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Hind Horn

For all the romantics out there, here is a love story. The hero of this tale, Hind Horn, falls in love with a princess, and she feels the same about him. She gives him a diamond ring and tells him that when it fades that her love for him has ceased.

When this happens, Hind Horn goes back to find her, but she has just married another man. However, true love conquers all and Hind Horn wins back his love.

In Scotland there was a babie born,
Lil lat etc,
And his name it was called young Hind Horn.
With a fal lal, etc
He sent a letter to our king
That he was in love with his daughter Jean.

He's gien to her a silver wand,
Wi seven living lavrocks sitting thereon.

She's gien to him a diamond ring,
With seven bright diamonds set therein.

'When this ring grows pale and wan,
You may know by it my love is gane.'

One day as he looked his ring upin,
He saw the diamonds pale and wan.

He left the sea and came to land,
And the first that he met was an old beggar man.

'What news, what news?' said young Hind Horn;
'No news, no news,' said the old beggar man.

'No news,' said the beggar, 'no news at a',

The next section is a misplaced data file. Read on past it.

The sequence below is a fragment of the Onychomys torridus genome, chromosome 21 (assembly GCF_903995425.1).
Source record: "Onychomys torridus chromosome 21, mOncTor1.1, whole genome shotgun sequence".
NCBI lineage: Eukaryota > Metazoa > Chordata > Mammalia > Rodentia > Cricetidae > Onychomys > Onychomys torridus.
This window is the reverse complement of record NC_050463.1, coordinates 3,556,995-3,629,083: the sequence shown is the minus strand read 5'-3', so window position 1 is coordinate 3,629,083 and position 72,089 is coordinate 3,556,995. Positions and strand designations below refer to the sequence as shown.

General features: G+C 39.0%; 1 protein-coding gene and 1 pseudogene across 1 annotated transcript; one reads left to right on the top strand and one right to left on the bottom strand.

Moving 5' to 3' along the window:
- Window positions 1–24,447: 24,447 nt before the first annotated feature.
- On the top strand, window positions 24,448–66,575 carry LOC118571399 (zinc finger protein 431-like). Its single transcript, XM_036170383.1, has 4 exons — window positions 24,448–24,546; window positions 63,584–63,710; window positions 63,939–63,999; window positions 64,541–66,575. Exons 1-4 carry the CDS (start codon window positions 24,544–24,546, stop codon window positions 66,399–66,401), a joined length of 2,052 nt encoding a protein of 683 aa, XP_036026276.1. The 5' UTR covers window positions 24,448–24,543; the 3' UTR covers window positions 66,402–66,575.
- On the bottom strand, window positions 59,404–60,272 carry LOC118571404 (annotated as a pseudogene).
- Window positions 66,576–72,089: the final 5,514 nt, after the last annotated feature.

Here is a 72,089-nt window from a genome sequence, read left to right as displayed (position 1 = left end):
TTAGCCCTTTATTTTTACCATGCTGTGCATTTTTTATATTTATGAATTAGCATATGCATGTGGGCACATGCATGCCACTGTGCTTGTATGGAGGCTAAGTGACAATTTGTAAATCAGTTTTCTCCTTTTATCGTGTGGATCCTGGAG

But there is a wedding in the king's ha.

'But there is a wedding in the king's ha,
That has halden these forty days and twa.'

'Will ye lend me your begging coat?
And I'll lend you my scarlet cloak.
'Will you lend me your beggar's rung?
And I'll gie you my steed to ride upon.

'Will you lend me your wig o hair,
To cover mine, because it is fair?'

The auld beggar man was bound for the mill'
But young Hind Horn for the king's hall.

The auld beggar man was bound for to ride,
But young Hind Horn was bound for the bride.

When he came to the king's gate,
He sought a drink for Hind Horn's sake.

The bride came down with a glass of wine,
When he drank out the glass, and dropt in the ring.

'O got ye this by sea or land?
Or got ye it off a dead man's hand?'

'I got not it by sea, I got it by land,
And I got it, madam, out of your own hand.'

'O I'll cast off my gowns of brown,
And beg wi you frae town to town.

'O I'll cast off my gowns of red,
And I'll beg wi you to win my bread.'

'Ye needna cast off your gowns of brown,
For I'll make you a lady o many a town.

'Ye needna cast off your gowns of red,
It's only a sham, the begging o my bread.'

The bridegroom he had wedded the bride,
But young Hind Horn he took her to bed.

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